The game's difficulty ceiling is surprisingly not as high as other FromSoftware titles, as ELDEN RING has thus far felt like the easiest to date. A lot of whether you'll feel the game is challenging or not heavily depends on how much you explore, both in a good way and a bad one. For one, if you don't explore at all, you'll find the first "core" boss in the game — Margit, The Fell Omen — far too difficult to defeat with your available resources. On the contrary, exploring too much and wandering into an endgame area will ensure a swift death. This system of balancing your exploration and story progression makes for a nice balance between what an open-world game should offer and how linear games work, and it was definitely welcome.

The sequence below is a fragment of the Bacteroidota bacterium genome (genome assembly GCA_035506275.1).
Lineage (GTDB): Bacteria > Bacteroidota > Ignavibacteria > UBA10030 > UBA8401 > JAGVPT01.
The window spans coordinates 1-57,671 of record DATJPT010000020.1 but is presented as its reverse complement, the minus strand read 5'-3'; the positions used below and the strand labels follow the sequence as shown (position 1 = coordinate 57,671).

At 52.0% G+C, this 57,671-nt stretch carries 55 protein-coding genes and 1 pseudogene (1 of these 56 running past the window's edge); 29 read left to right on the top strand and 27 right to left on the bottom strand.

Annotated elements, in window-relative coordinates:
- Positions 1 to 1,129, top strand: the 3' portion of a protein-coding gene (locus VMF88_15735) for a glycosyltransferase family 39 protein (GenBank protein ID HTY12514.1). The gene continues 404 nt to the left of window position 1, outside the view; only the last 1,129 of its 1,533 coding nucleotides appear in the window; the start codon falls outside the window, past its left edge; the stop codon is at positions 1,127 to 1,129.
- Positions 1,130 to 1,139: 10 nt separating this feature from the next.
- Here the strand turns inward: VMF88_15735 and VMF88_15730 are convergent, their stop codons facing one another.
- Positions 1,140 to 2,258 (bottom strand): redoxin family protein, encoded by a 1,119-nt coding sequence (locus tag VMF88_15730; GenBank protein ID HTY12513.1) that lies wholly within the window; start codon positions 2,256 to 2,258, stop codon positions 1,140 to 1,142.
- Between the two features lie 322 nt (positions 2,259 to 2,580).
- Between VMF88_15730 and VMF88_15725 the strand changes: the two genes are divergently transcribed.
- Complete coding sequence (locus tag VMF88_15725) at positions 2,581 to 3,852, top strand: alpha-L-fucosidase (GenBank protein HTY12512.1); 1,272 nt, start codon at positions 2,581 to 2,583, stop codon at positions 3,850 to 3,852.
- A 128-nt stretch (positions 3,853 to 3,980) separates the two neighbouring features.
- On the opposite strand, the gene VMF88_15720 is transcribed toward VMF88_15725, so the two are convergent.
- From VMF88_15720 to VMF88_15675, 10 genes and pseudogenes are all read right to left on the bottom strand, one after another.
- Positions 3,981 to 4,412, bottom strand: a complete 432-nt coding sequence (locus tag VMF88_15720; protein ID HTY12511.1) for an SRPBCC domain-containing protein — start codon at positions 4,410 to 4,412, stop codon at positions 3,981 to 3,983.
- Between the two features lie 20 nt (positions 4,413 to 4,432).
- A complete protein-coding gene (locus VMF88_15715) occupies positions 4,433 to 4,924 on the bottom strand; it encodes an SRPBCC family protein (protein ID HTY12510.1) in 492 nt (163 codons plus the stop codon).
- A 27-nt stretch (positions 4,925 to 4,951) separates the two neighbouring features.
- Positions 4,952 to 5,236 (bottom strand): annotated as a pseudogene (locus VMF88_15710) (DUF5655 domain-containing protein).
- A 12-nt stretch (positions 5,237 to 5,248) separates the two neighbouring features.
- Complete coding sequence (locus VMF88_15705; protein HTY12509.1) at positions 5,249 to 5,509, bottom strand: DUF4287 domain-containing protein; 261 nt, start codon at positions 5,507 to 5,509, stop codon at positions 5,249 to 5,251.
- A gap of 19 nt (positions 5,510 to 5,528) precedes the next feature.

The numerous forms of approaching each area are great for diminishing the difficulty in-game as well, as there will be far more options for players of different playstyles. Do you like running headfirst without a plan? Sure, you can do that; you'll die, but you can. Do you like using stealth to get around and taking enemies one by one? Although ELDEN RING doesn't offer the polished stealth systems that stealth-based games do, it does have the capability to crouch, hide in tall grass, and pick off enemies one at a time. What about riding into battle like a one-man cavalry? Once you have your horse, Torrent, you can charge into battle on horseback and slay your foes that way. Each of these options offers varying levels of difficulty that are sure to fit just about anyone; I've even neglected to mention the numerous weapons, classes, and builds ELDEN RING has to offer.